Black hole
First image of the black hole at the centre of the Milky Way. (Credit: EHT Collaboration)

Astronomers have unveiled the first image of a supermassive black hole at the center of the Milky Way galaxy. This result provides overwhelming evidence that the object, 4-million-times more massive than the Sun, is indeed a black hole and yields valuable clues about the workings of such giants, which are thought to reside at the center of most galaxies. The image was produced by a global research team called the Event Horizon Telescope (EHT) Collaboration, using observations from a worldwide network of radio telescopes including the James Clerk Maxwell Telescope (JCMT) and the Submillimeter Array (SMA) on Maunakea.

“These unprecedented observations have greatly improved our understanding of what happens at the very centre of our galaxy, and offer new insights on how these giant black holes interact with their surroundings,” said Geoffrey Bower, an affiliate astronomer at the University of Hawaiʻi at Mānoa and EHT project scientist, who led Hawaiʻi operations for the Institute of Astronomy and Astrophysics, Academia Sinica, Taipei.

Map of the world with Event Horizon Telescope locations noted
Individual telescopes involved in the EHT in April 2017, when observations were conducted. (Image credit: D. Marrone University of Arizona) Click for larger image

Scientists had previously seen stars orbiting around something invisible, compact and very massive in the heart of the Milky Way which strongly suggested that the object—known as Sagittarius A* (Sgr A*, pronounced “Sadge-A-star”)—was a black hole, and the long anticipated image provides the first direct visual evidence of it. Although the black hole is not visible, because it is completely dark, glowing gas around it reveals a telltale signature, a dark central region or shadow surrounded by a bright ring-like structure. The new view captures light bent by the powerful gravity of the black hole.

“We were stunned by how well the size of the ring agreed with predictions from Einstein’s Theory of General Relativity,” Bower explained.

The EHT team’s study, published in a special issue of The Astrophysical Journal Letters, shows the black hole is about 27,000 light-years away from Earth, and its size on the sky is about the same as a donut would appear on the Moon. To produce the image, the team linked together eight existing radio observatories from across the globe to form a single “Earth-sized” virtual telescope. JCMT and SMA, two of the world’s most powerful high frequency radio telescopes, provided coverage of the most western point. The collective “Earth-sized” virtual telescope observed Sgr A* on multiple nights, and collected data for many hours in a row, similar to using a long exposure time on a camera to record the gas moving quickly around the black hole.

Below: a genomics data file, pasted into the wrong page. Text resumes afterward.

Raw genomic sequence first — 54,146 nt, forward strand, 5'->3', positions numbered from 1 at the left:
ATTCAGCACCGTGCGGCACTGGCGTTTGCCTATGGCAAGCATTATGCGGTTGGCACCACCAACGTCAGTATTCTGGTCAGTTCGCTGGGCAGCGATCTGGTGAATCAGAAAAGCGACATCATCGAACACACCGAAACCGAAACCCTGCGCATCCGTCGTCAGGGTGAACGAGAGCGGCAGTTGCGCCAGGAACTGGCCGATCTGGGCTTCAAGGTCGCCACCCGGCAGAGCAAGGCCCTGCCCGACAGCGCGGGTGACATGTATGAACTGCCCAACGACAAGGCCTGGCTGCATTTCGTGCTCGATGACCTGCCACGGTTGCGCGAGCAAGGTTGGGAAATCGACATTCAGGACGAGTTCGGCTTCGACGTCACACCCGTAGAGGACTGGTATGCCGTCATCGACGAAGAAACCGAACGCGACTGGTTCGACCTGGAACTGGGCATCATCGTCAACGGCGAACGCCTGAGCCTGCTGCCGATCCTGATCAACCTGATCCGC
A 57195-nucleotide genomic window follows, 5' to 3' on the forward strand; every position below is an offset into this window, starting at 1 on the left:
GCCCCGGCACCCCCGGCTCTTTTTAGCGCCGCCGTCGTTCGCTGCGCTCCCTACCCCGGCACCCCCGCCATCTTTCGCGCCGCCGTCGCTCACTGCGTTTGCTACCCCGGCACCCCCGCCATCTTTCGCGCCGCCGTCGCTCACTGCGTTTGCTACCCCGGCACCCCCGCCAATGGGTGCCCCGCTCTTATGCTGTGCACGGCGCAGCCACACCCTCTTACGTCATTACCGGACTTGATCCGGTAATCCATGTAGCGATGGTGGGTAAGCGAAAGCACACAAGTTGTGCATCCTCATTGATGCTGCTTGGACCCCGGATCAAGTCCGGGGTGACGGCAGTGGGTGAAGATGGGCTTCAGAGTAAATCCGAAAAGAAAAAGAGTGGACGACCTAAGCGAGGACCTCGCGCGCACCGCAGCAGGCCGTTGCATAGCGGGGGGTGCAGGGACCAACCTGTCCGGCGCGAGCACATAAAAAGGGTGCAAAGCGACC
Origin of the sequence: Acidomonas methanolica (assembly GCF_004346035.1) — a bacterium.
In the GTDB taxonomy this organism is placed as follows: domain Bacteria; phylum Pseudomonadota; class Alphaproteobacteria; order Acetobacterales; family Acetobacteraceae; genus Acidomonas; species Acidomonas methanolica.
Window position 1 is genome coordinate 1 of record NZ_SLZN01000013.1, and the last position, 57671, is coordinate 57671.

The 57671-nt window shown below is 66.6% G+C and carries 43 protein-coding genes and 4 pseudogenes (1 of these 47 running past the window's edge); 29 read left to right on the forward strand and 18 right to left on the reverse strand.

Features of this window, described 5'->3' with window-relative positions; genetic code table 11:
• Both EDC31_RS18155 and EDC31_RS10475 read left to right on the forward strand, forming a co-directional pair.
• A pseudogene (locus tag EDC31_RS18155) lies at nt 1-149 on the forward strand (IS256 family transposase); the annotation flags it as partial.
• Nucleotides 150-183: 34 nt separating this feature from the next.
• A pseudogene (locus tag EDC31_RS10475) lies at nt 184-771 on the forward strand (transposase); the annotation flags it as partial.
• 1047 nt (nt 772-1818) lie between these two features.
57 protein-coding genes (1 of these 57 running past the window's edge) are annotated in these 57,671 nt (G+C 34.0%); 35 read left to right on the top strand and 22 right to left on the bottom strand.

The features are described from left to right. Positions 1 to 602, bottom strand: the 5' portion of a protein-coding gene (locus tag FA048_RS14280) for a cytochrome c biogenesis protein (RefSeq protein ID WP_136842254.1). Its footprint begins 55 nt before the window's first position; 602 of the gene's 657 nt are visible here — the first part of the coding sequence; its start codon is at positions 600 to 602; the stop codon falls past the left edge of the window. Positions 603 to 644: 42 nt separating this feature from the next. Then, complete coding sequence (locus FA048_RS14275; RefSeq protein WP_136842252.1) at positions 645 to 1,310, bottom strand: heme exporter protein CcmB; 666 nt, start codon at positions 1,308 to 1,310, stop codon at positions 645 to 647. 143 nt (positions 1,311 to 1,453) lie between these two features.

In April 2017, the EHT project captured an image of Pōwehi, the world’s very first picture of a supermassive black hole at the center of the distant Messier 87 galaxy. The Milky Way’s newly imaged black hole is more than 1,000 times smaller and less massive than Pōwehi making it much more challenging to image.

Essential foundation

The first image of SgrA* demonstrates the critical role astronomical research in Hawaiʻi plays on a world-wide scale. In 2020, Maunakea astronomer Andrea Ghez earned a Nobel Prize for research that initially proved the existence and estimated the mass of the Milky Way’s supermassive black hole. Ghez used decades of data from the W.M. Keck Observatory on Hawaiʻi Island to examine orbits of stars around an invisible but massive compact object at the center of the galaxy.

Image of the Galactic Center
The first image of the Galactic Center was recorded from The NASA IRTF facility. This 32×32 pixel infrared array sensor was revolutionary at the time.

In 1986, the UH Institute for Astronomy (IfA) operated Infrared Telescope Facility on Maunakea recorded the very first image of the Milky Way’s Galactic Center, which is the region about which our entire galaxy is rotating. That image set a vital foundation for understanding black holes and would eventually lead to the discovery of the bizarre objects in the midst.

“The fact that the first image of the Galactic Center was recorded from Maunakea, a critical early step in the marathon of research that now culminates in an image of the black hole that lurks in the core of our galaxy, is yet another testament to the revolution in knowledge Maunakea makes possible,” said Doug Simons, executive director at IfA.

Scientists are thrilled to now have access to images of two black holes of very different sizes. Work is underway to use the new data to test theories and models of how gas behaves around supermassive black holes. This process is not yet fully understood but is thought to play a key role in shaping the formation and evolution of galaxies..